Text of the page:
Always allow yourself to be flexible within your training - having a clear back up plan is also part of the plan. For example, if someone is hogging the only squat rack in your gym, opt for dumbbells instead or find an exercise swap in the App. 

    Step 3: Work on your sleep routine

    Sleep is one of the most underrated tools when it comes to health and fitness.

    As much we always hear how important it is to have a great sleep routine, many don’t give sleep hygiene the attention it truly deserves. As a result, everything from general health, to exercise performance, and cognitive functioning starts to suffer once chronic lack of nighttime rest accumulates.

    Here are Rachel's tips if you want to develop a better sleep routine. 

    • Keep your sleep schedule consistent - this means going to bed and waking up roughly at the same time each day, even on weekends. Once you’re used to the schedule, your biological clock will adjust and you will want to hop out of bed naturally at your set time, before the alarm goes off. 

    • Have a “wind down” routine. At least 30-60 minutes before bedtime, put your screens down and start winding down, whether it means doing a pre-sleep meditation, reading a book, or listening to a relaxing sleep story. If you find yourself tossing and turning trying to fall asleep, bring your full attention towards your breathing, focusing on drawing out long, deep breaths and scanning your body.

    • Avoid anything that keeps your thoughts buzzing. Don't hop back on your phone or chuck on a tv show if you can't fall asleep. You are much better off handling any issues in the morning, well-rested and focused. 

      Step 4: Drink plenty of water

      Every cell, tissue and organ in your body needs water - to maintain temperature, transport nutrients, remove waste, or lubricate joints, not to mention the beauty benefits too.

      To put this in perspective, water makes up 85% of our brain, 80% of our blood and 75% of our muscles, so staying hydrated is not optional.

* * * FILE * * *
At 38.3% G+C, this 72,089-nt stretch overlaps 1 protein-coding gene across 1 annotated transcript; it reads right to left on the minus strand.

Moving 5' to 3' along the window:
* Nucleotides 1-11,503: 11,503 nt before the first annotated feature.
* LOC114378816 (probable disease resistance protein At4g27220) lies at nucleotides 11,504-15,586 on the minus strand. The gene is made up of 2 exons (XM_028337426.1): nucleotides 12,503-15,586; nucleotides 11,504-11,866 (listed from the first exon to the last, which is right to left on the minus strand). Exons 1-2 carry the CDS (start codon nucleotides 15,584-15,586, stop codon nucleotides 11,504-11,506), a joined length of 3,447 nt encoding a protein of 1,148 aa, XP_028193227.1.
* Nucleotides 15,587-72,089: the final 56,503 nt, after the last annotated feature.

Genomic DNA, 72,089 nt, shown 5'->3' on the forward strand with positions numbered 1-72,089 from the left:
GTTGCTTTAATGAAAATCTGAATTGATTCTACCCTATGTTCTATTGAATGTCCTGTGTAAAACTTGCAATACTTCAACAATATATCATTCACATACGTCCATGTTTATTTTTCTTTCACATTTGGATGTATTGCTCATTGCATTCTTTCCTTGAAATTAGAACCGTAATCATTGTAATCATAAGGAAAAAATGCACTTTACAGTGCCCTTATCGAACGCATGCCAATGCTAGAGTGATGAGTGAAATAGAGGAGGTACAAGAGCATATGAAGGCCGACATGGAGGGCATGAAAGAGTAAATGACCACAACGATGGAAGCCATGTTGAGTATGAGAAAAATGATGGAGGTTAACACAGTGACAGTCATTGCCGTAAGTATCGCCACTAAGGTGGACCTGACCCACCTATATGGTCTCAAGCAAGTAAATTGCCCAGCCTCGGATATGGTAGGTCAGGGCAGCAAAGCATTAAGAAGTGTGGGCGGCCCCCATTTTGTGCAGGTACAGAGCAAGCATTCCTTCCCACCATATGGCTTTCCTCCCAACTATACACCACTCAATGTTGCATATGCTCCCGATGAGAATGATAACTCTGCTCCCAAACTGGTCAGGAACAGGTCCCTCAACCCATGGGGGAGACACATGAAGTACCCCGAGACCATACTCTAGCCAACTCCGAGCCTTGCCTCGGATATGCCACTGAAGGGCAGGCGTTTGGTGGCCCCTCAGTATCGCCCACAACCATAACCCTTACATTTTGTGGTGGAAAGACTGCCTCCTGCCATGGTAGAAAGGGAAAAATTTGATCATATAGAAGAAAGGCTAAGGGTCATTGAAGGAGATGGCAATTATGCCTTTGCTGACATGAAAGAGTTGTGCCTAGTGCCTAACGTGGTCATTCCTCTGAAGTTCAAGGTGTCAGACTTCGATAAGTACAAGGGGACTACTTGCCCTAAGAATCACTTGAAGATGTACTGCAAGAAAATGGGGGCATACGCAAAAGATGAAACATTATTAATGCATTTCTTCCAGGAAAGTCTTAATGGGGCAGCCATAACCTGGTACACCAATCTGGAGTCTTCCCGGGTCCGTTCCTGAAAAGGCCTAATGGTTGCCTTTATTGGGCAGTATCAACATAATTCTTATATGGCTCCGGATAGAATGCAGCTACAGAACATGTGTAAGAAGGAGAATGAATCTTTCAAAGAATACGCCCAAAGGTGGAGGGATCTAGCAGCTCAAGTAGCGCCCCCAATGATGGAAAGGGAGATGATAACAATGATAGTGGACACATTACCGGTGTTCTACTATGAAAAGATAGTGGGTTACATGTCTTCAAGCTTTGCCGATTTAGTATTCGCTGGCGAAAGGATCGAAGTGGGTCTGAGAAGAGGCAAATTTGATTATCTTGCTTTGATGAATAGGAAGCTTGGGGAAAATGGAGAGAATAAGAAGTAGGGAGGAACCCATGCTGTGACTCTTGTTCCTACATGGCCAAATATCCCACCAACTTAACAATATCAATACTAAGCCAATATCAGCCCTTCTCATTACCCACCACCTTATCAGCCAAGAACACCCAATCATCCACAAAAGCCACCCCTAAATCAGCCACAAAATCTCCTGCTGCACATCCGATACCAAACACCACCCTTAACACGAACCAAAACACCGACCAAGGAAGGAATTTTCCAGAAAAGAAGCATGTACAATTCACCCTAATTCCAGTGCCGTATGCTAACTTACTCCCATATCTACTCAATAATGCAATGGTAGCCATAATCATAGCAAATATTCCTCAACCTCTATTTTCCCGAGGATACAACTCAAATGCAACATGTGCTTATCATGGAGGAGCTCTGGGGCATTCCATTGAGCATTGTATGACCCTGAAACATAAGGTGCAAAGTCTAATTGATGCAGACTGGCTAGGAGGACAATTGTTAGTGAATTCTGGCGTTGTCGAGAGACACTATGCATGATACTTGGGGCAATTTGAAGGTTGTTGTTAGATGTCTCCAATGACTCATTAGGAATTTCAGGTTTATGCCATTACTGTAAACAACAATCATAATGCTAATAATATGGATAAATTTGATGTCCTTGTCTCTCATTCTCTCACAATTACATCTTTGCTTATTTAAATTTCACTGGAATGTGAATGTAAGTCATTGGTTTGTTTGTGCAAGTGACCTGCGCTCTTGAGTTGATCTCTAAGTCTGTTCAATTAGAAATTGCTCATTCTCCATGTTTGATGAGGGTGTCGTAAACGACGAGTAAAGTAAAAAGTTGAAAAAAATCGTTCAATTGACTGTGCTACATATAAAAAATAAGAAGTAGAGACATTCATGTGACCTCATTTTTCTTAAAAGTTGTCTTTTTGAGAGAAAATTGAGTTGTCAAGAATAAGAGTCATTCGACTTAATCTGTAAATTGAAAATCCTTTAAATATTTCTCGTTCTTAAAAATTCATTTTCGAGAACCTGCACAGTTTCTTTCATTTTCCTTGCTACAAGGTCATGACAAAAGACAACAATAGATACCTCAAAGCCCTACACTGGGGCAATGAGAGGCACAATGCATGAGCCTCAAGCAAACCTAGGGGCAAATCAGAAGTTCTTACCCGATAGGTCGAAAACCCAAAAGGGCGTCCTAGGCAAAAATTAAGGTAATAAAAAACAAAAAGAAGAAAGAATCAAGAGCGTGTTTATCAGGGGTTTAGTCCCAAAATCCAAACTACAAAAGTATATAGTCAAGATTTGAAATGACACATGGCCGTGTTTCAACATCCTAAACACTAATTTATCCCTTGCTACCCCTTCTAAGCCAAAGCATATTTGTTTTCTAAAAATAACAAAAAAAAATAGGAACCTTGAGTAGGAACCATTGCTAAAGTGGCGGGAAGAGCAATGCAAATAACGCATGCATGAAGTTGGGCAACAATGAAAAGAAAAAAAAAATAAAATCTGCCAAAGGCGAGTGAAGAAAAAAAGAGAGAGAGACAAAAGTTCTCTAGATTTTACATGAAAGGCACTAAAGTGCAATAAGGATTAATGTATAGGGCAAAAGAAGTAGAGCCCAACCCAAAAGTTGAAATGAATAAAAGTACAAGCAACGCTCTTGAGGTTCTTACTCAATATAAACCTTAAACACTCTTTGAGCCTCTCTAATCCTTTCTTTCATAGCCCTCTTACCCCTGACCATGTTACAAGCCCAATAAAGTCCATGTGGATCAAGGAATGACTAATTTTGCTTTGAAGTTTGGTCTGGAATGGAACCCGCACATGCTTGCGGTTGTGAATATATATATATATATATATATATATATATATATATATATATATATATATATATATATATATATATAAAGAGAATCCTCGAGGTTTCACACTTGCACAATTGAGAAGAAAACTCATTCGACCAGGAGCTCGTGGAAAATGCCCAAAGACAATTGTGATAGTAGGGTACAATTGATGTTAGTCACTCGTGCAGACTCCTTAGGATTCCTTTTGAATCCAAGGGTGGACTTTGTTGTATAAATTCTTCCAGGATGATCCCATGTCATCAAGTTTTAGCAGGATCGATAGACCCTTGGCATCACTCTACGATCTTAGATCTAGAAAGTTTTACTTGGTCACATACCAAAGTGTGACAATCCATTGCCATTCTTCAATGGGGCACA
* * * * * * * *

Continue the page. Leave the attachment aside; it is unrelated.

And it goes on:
For most women living in temperate climates, about 2.7 litres of fluids a day is a great goal. You don’t have to get all of it from plain water, but if you choose other beverages, ensure you’re not overloading yourself with caffeine throughout the day, and you account for any additional calories coming from your drinks.

      Eating foods with high water content can also help reach your hydration goals, whether it’s a few slices of watermelon or a warm bowl of soup.

      Tip: Get yourself a big water bottle (that holds 2 - 2.5 L ideally), and aim to drink most of it by 3 pm to ensure you’re staying hydrated throughout the day.

      Step 5: Account for movement

      This is especially important if you have an overall sedentary lifestyle outside of your workouts.

      Structured exercise is amazing and healthy, but it’s important to make a conscious effort to also move more throughout the day, as it contributes to your overall well being.

      "I typically aim to hit 5000-8000 steps depending on my day. I also aim for 4 beach walks a week for the soul". 

      Depending on your fitness goals, we recommend a step target as a guide to help you achieve your desired results faster. You can track your daily steps towards your goals in the MWU App

       

      "We really underestimate just how in control we really are.

      "I always knew to achieve what you wanted you needed to work hard, but never did I know how hard and how consistent you had to be". 

      Falling off the wagon happens to the best of us, so don’t beat yourself up. Remember that only you truly hold the power to get back on track, and build new habits to make your dreams and goals a reality.